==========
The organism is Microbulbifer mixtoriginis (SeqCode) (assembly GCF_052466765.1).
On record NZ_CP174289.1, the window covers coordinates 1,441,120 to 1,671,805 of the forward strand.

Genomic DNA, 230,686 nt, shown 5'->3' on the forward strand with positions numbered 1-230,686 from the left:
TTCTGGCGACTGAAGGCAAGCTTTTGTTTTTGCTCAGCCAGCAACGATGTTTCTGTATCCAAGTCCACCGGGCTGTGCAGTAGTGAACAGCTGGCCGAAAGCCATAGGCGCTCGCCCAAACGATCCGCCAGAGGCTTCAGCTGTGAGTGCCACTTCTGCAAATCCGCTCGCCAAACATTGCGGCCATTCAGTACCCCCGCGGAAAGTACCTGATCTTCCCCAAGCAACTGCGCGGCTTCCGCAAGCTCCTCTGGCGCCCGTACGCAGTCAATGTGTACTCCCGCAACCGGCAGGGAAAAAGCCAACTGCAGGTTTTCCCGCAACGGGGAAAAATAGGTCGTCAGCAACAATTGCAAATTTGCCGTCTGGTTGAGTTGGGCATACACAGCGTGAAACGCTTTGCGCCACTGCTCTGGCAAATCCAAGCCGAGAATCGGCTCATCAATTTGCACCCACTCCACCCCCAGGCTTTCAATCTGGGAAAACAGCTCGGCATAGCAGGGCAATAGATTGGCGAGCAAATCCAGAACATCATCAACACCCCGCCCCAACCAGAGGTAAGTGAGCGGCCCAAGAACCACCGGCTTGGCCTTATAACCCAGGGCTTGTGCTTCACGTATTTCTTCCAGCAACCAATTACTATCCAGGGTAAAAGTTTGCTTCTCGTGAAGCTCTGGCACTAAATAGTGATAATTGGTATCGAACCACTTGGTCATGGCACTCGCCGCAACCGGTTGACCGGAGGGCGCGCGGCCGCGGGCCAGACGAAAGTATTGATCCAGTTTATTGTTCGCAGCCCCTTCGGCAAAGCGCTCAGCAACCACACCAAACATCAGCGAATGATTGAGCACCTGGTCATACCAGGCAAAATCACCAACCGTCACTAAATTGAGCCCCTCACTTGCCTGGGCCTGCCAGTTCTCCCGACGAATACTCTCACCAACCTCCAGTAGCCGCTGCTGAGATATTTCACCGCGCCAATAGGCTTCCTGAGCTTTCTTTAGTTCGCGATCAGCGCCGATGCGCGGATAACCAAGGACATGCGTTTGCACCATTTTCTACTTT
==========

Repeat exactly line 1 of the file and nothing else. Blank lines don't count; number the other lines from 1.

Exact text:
The organism is Microbulbifer mixtoriginis (SeqCode) (assembly GCF_052466765.1).